It's really quite impossible to properly compare recoil in the manner in which you are asking even tho folks offer readily to do so. It's easy to plug numbers into a software program and compute the recoil energy which is a tool to compare but what is impossible is to properly compare the real world "felt recoil" and that is really the ONLY thing that matters.
The stock design and what kinda pad or lack of it you have makes more difference really than those computer generated recoil numbers do. From a numbers stand point you'd likely have no more recoil than the .300 mag you said seemed OK and perhaps even a bit less. The CZ is a fairly heavy rifle which also helps but you'll likely want a good recoil pad added and with that if you thought the .30-06 with 220s wasn't bad then neither should the 9,3.62 be. It is after all just the '06 case opened up to take .366" bullets. Normal weights are 250 and 286 grains and velocity will run close to what the '06 does with 220s.
Sorry to have to correct you Bill but the 30-06 is more accurately described as a necked down 9.3x62 as the 9.3x62 predates the 30-06 having been introduced in 1905. In fact the 30 Springfield is actually a copy with a lengthened case of the 7mm Mauser. The longer case came about due to the poor smokless powders being used by the US as they were some way behind in their development when compared to Germany and France. Of course smokless powder was invented in France and rapidly adopted and further developed by Germany.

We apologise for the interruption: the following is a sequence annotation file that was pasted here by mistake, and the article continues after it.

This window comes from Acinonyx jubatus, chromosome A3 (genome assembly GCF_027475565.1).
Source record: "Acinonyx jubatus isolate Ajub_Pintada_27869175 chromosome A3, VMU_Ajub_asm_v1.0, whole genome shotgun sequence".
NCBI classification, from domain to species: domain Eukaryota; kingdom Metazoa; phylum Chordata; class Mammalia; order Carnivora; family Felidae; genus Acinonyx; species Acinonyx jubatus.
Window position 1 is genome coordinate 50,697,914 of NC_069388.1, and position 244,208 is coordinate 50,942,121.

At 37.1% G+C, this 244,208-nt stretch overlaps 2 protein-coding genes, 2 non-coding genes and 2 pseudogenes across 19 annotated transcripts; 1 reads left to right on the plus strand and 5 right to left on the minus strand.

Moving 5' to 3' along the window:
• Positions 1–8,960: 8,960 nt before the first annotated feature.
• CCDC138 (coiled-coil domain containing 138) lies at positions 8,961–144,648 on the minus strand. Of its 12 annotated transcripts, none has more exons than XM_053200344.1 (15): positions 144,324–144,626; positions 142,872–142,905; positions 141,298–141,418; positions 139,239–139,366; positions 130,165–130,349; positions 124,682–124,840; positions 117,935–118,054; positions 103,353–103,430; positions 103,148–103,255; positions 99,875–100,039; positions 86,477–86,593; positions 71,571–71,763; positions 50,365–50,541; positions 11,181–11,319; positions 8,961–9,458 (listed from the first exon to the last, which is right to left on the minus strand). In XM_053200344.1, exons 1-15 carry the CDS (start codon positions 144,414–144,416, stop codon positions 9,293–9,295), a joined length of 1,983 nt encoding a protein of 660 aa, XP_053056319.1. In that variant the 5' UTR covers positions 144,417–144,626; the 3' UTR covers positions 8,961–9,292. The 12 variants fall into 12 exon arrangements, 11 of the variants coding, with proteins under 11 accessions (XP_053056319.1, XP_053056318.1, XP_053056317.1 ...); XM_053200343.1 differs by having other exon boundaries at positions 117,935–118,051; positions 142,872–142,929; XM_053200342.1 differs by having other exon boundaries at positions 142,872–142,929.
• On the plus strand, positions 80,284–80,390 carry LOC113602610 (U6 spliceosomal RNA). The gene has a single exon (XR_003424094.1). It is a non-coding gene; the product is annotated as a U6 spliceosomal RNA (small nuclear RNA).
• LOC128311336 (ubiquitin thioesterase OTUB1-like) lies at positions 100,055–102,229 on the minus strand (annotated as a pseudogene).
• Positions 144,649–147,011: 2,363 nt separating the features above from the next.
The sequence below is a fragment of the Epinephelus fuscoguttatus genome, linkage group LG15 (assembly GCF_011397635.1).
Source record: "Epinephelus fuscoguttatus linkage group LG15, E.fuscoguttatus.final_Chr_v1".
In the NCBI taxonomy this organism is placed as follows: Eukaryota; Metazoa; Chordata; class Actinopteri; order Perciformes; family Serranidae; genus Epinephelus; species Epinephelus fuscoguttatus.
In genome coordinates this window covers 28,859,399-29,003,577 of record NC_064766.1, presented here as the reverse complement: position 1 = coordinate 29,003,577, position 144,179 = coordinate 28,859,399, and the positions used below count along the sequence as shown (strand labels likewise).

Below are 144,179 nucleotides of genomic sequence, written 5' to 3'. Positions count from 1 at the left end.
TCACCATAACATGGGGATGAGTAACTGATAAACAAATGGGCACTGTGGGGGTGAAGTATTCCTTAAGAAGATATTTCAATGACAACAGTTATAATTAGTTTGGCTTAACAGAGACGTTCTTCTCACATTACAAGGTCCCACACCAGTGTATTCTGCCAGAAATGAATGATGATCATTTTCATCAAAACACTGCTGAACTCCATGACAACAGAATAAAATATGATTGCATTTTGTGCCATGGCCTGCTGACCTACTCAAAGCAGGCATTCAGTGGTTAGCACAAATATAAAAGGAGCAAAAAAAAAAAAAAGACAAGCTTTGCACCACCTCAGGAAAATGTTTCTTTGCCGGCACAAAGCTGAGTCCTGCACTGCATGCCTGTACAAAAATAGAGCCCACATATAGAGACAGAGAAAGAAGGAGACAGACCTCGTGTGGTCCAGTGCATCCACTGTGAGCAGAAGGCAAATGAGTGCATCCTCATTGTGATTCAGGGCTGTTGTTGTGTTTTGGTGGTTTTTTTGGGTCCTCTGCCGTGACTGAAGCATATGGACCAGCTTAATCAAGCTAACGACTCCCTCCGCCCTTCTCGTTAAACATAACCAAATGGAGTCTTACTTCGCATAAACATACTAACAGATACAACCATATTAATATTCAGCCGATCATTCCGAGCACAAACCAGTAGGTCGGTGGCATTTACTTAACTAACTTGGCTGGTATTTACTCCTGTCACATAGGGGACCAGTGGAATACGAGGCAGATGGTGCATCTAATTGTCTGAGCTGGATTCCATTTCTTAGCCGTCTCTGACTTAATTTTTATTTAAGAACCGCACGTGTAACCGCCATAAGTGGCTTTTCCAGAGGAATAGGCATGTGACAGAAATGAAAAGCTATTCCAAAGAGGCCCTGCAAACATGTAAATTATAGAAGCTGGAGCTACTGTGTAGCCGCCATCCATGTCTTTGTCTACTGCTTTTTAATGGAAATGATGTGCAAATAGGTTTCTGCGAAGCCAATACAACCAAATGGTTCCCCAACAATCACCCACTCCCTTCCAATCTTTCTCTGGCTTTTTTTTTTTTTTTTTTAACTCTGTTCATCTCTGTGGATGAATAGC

Further more the 30-06 was a development of the 30-03 and was brought about by the new 7.92mm JS German cartridge introduced also in 1905 that was hte first one to use the new Spitzer bullet and an until then unheard of velocity of around 2900fps. The US smokeless powders had improved in the intevening 3 years and so the new case was shortened but it was still around 200fps behind he 7.92mm and had 4 grains less bullet weight.
The idea behind the 9.3x62 was for use in East Africa by farmers who needed a potent rifle cartridge combination not for sport hunting but for meat hunting and protection. If it had not been for The Great War (WW1) and the fact that Germany lost it the 9.3x62 would ahve been far more common but after the war metric ammunition and componants were virtually unobtainable so the huge market share which belonged to the German products was taken over by the American and British arms industries.
As for recoil as Greybeard pointed out the stock design has a huge effect on perceived recoil and to me the recoil of the 9.3x62 is much, much, less than the .375 H&H and onyl slightly more than 30-06. I have a 9.3x57 chambered rifle and the recoil of that light Husqvarna even with 286 grain bullets is mild. So mild infact that it surprises people when they try shooting it.
Good luck with you choice.